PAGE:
8. Tencent Holdings (HKG:0700): 11th overall
They are China’s most powerful Internet company, boasting nearly a billion users and has a market value of $139 billion.
They’ve been successful acquiring new users in parts of southern Asia and India, and now they’re looking to seize some of the lucrative market share in the U.S.
Its primary business strategy has been to hone in on the proliferation of smartphones — its social media platform functions like Facebook, Amazon, Twitter, Whatsapp, Uber, and Zynga, all at once.
And it continues to add new apps that keep users excited and spending.
One of their latest offerings is the rollout of a new virtual credit card system where users can scan QR codes with smartphones to process payments.
According to Reuters, China’s mobile payment market spiked by more than 700% in 2013 to $1.22 trillion yuan (US$199 billion) worth of transactions. That is more mobile payments than PayPal and Square Inc. combined.
While the US has been gradually warming to mobile commerce, Chinese Internet conglomerates Alibaba and Baidu Inc. have wasted little time developing rival applications to try and compete with Tencent.
We’re just starting to see what smartphones are capable of, and Tencent is at the head of the pack.
7. Amazon (NASDAQ:AMZN): 10th overall
Amazon knows a thing or two about doing e-commerce right and profitably: its sales are equal to twelve of the world’s top online retailers, according to MIT.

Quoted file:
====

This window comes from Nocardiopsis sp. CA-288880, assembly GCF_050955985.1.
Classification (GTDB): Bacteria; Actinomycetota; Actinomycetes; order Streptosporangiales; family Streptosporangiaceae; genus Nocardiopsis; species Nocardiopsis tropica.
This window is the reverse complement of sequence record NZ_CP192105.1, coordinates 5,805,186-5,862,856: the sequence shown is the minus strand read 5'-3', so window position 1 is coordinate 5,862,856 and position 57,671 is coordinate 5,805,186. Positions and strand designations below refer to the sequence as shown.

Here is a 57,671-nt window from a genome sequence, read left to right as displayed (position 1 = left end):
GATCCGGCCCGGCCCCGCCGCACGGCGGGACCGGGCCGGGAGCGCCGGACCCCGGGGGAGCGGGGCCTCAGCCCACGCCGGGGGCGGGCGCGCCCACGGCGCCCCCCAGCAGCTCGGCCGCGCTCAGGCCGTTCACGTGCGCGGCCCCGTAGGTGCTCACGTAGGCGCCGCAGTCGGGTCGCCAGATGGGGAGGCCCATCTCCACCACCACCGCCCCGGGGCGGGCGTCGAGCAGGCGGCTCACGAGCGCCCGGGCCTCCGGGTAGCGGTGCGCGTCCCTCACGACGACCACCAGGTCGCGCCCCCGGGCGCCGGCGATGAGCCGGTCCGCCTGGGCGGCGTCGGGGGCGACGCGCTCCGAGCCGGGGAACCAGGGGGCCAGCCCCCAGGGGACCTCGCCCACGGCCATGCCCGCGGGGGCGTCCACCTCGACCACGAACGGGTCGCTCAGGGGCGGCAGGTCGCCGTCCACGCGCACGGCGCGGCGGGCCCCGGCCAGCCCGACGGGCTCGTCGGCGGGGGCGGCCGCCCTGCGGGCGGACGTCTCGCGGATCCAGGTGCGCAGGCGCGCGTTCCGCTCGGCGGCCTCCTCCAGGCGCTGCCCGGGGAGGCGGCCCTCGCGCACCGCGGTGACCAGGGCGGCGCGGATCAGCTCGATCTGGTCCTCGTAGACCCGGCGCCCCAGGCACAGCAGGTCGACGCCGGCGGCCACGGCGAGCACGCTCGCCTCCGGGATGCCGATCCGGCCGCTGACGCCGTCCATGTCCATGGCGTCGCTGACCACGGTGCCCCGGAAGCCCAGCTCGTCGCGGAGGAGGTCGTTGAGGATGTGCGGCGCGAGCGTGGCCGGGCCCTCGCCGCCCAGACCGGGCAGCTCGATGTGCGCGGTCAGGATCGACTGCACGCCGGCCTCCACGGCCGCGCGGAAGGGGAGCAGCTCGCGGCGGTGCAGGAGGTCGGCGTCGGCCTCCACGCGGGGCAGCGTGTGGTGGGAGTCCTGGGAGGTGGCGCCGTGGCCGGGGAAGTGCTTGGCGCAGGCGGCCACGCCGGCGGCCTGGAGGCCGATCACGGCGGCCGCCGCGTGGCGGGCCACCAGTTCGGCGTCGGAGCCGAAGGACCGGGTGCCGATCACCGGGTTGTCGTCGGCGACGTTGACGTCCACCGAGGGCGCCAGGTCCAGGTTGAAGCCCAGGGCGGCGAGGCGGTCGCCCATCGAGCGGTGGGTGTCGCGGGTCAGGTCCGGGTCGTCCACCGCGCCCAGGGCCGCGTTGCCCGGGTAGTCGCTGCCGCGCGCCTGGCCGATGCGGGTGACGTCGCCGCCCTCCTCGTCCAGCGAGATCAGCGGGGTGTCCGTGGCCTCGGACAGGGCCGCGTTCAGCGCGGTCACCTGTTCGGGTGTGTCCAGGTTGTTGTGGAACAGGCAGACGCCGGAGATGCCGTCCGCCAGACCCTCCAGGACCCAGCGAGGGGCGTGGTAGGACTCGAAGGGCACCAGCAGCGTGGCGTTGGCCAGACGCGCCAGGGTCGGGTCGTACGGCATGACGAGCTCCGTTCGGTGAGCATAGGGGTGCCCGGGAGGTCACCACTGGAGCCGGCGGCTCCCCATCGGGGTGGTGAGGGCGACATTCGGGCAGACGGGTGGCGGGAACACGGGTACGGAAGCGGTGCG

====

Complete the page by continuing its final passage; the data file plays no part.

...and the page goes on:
That gives them the financial leverage to truly think outside the box when it comes to new ways to appease customers.
They’ve been experimenting with same-day delivery of groceries in Seattle and other select cities, and more recently launched a robotic prototype drone to drop off parcels.
Clearly, Amazon is looking to take shopping beyond both bricks and clicks and want to close the gap on delivery time. But they’re also treading the strategy patiently and methodically.
In other words, they do not want to go the way of delivery startup Webvan, which burned through $800 million in two years before going bankrupt a dozen years ago as it tried expanding in multiple cities at once.
Market research firm Forrester predicts that 10% of the $600 billion a year US grocery industry will come via e-commerce in 2017.
Without a doubt, Amazon will be taking a huge chunk of that.
6. BMW (GR:BMW): 7th overall
As written previously, self-driving vehicles is an emerging trend that could catch fire and take off in a few short years.
From its many safety and time-saving benefits, along with better control of gas mileage and wear and tear, autonomous cars have a strong business case to be widely adopted by the mass consumer.
Already, we’re seeing the positive responses to cars that can self-park, and brake or accelerate through state-of-the-art motion sensing technology.
But BMW has upped the ante.
In early January, BMW unveiled its ConnectedDrive platform with ActiveAssist technology.
A prototype M325i demonstrated that it was not only able to steer on its own, but take a corner and drift at high speeds.
Cool as it may be, the central message BMW was trying to convey was that it has developed a technology that’s capable of quick reactions to dangers that can happen during turns, lane changes, and hydroplaning.
BMW expects to start selling autonomous vehicles by 2020.
In part 2 of our countdown, we’ll reveal the top 5 companies that have been instrumental in reviving one of the world’s most vital sectors: manufacturing.